Chris McCosky | The Detroit News
Lakeland, Fla. — Let’s say the Tigers carry six starting pitchers to begin the season. That’s not set in stone, by any means, but it’s been the working theory early in camp. Let’s also say that Matthew Boyd and Spencer Turnbull are two of them. Lock them in for the sake of this argument.
That leaves six starters four for spots: Michael Fulmer, Jose Urena, Julio Teheran, Casey Mize, Tarik Skubal and Tyler Alexander. And the sixth spot could very well be, because of off days and weather issues, a hybrid spot-start/long relief role for the first few weeks.
You can throw Daniel Norris in that mix, too, if you want to take the competition up another notch. But the reality is, Norris might be a more effective weapon as a bulk-innings reliever than as a fifth or sixth starter.
So, six pitchers for four spots. Theoretically.
►Fulmer is in his first full season after Tommy John surgery and may eventually run into innings restrictions.
►Urena and Teheran (a non-roster invitee) are discarded veterans coming off down seasons.
►Mize and Skubal, still rookies, threw just 28 and 32 innings last season, respectively.
►Alexander, like Norris, has had more success out of the bullpen than as a starter.
It’d be reckless to expect 30 starts out of any of them.
You see where this is headed, right? Regardless of which four win the battle in spring training, the Tigers are likely going to need all of them to start games throughout the 2021 season. But the issue gets cloudy with the Triple-A season being delayed for a month.
Players not on the 26-man active roster will be sent, like last year, to the alternate site in Toledo for the month of April where they would likely be limited to bullpen sessions, live batting practice and intrasquad games.
Suboptimal, but not the point, says Tigers manager AJ Hinch.
“I don’t care when the Triple-A season starts,” he said after the Tigers’ 5-1 exhibition win over the Blue Jays Sunday. “We want guys to break camp who can help us win and help us get off to a good start in April. We’re talking about competitiveness in that clubhouse. I’m asking them to bring their best.
“It doesn’t mean they have to be perfect during spring training, but they have to earn their right to be on this team for more reasons than just the Triple-A season being delayed for a month. Looking at our clubhouse, that would be a disservice to them.”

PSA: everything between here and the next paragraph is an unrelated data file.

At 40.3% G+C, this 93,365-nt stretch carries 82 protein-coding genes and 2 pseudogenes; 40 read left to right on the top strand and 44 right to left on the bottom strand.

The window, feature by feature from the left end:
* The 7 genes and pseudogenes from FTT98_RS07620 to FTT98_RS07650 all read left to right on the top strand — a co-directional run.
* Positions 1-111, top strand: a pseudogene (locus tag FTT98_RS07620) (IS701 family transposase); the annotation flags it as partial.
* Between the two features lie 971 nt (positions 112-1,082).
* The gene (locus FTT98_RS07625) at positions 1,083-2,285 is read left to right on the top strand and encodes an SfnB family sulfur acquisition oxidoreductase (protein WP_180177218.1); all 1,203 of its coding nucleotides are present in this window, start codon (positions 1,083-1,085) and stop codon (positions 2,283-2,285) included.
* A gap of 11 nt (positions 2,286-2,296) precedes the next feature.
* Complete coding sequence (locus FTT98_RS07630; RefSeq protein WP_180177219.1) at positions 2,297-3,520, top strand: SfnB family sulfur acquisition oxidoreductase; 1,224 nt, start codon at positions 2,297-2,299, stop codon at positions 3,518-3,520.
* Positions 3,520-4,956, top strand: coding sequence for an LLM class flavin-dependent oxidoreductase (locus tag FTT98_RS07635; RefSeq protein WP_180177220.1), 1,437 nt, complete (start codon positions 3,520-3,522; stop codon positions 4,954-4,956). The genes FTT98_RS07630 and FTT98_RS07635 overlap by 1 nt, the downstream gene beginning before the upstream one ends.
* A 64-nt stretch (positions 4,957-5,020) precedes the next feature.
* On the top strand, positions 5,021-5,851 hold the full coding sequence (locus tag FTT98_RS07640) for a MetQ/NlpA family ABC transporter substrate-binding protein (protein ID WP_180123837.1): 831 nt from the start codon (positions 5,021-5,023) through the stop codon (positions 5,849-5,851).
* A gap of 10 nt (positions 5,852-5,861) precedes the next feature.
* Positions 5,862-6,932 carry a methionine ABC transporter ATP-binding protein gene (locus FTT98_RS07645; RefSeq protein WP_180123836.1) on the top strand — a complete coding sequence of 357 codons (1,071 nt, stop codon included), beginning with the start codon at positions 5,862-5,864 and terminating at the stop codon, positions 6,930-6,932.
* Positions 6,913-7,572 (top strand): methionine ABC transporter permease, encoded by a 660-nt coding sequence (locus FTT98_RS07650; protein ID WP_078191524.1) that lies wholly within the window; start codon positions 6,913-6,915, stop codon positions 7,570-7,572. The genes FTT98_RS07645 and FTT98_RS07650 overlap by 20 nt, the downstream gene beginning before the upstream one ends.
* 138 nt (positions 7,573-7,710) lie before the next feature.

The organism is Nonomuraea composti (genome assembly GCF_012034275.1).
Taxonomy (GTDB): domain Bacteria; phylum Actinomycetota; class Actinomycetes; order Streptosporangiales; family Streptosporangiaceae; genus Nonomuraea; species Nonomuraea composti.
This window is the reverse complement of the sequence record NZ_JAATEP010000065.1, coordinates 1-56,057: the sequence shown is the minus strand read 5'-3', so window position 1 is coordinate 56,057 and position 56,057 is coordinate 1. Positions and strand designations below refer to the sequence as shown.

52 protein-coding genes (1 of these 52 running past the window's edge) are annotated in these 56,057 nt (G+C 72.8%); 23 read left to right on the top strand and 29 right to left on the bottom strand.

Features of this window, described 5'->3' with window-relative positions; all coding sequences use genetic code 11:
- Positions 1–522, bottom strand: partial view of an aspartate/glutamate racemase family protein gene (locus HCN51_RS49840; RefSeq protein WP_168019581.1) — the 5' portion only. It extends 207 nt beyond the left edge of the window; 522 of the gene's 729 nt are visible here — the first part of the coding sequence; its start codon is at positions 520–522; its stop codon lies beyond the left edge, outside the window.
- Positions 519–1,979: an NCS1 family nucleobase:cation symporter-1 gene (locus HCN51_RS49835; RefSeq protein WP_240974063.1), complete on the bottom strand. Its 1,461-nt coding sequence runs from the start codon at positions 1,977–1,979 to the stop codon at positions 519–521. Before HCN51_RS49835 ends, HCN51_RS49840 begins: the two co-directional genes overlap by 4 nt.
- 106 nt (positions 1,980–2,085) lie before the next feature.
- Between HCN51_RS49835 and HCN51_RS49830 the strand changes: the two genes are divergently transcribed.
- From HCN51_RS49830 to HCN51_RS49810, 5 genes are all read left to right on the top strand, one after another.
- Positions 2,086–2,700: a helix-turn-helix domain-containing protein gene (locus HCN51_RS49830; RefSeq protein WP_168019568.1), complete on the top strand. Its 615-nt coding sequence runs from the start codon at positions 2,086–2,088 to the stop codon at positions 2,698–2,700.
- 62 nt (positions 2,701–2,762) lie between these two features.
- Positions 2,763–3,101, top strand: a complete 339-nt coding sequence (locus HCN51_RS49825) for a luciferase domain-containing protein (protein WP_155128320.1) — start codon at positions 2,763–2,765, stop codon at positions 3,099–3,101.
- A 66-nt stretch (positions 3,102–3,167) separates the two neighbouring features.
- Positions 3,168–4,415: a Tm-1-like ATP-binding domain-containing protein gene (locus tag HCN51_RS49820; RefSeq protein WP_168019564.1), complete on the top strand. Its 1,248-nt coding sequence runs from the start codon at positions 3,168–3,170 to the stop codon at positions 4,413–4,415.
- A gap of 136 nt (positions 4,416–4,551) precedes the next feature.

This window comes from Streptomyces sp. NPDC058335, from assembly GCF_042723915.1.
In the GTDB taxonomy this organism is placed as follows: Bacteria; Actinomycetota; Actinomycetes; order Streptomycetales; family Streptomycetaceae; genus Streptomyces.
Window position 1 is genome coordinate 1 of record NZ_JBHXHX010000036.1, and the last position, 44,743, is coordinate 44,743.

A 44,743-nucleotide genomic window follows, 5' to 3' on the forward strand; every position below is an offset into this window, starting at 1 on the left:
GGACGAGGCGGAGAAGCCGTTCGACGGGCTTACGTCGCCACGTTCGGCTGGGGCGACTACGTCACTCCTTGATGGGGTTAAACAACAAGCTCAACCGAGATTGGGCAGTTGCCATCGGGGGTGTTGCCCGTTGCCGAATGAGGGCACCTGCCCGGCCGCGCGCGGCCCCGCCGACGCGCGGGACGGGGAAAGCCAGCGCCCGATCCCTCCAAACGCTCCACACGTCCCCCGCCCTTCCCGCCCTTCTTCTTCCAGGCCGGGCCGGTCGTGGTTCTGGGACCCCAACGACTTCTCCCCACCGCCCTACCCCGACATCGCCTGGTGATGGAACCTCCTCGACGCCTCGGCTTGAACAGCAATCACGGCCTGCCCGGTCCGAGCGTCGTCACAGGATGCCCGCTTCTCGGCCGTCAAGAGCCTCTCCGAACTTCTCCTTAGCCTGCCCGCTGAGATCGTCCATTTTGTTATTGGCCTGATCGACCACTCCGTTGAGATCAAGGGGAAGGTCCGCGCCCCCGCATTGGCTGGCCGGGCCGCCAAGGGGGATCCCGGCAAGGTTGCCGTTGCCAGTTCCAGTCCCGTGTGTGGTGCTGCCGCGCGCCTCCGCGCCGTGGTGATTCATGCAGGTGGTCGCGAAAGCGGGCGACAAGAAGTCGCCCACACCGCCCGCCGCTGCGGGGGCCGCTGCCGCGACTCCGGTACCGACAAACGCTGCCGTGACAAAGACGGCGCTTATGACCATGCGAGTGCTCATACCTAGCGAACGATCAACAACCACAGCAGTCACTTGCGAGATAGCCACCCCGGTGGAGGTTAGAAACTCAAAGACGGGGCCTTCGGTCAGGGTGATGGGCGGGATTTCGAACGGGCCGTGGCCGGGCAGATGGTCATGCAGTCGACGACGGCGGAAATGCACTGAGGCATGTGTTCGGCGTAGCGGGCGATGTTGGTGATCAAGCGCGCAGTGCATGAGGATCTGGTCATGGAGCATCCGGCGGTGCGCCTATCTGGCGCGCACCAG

Hinch got a look at three of the rotation combatants on Sunday. And by far, Teheran won the day. In his first outing of the spring, he pitched a clean fifth and sixth innings, just 23 pitches, with two strikeouts.
“He was the highlight of the day,” Hinch said. “He was really sharp and his stuff was good.”
Teheran’s two-seam fastball ranged in velocity from 89-93 mph with excellent movement, as evidenced by six called strikes. He got two swings and misses with his slider.
Urena, also making his Tigers’ spring debut, had good movement on his pitches and good velocity on his two- and four-seam fastballs (93-95) — but his command was rusty.
“I tried to attack the hitters, but I was a little wild,” Urena said. “Just trying to find myself. The two-seam was running too much…For my first time, I felt pretty good. I still have a couple of issues. I know I make a lot of pitches.”
He ended up throwing 39 pitches, only 19 strikes, with three walks. Non-roster right-hander Ben Taylor came on to get the final out in the second inning.
“I thought he had decent stuff, but just not the feel for it,” Hinch said.
Mize, in his second outing, threw the middle two innings. And like in his first outing, he walked three hitters.
“I just have to do a better job of being in the zone more,” Mize said. “I’m doing a good job of getting two strikes, but I need to end the at-bat quicker…But it’s not like I’m losing my command against some hitters. I’m all around the zone, just missing.
“Just maybe a mental adjustment of, ‘I know I can beat him in the zone, so let’s just pound that thing in there.’”
With a strong wind at his back and some extra adrenaline coming in out of the bullpen, Mize’s fastball was clocking in at 97 mph. Which, as he said, isn’t how it’s going to be in a typical start.
“The walks aren’t going to be a part of who he is or what he does, it’s what he did today and in his last start,” Hinch said. “For him, he’s trying a little too hard, to be honest. I think he can smooth things out a little.
“Stuff will not be a problem for him. He was the first pick in the country for a reason. There is no cause for alarm, just some things to work on. It’s probably good for him — to get a feel for when he’s off and get a feel for when he’s good.”
These pitchers should all have at least five more starts to sort this competition out. Then comes the question of trying to keep the pitchers sharp who don’t make it without being able to throw competitive innings for the month of April.
“The tail isn’t going to wag the dog here just because there’s no (Triple-A) games in April,” Hinch said. “It’s unfortunate. I wish there was games. But we have to look our players in the face and tell the guys who make the team that they made it because they earned it.”
The game itself was an aesthetic nightmare. The pitching staffs combined for 16 walks (nine by the Blue Jays) and four hit batsmen. Tigers catcher Grayson Greiner was hit in the face by a 94-mph fastball from reliever Elvis Luciano. He left the game and was being treated by the doctors well after the game ended.
It was supposed to be a nine-inning game, but Hinch and Jays manager Charlie Montoya agreed to a mercy-killing after Toronto batted in the eighth.
“There was a little confusion,” Hinch said. “The umpires thought we were playing seven. Charlie and I thought we were playing nine. But as we all watched that game unfold we decided that eight was enough.”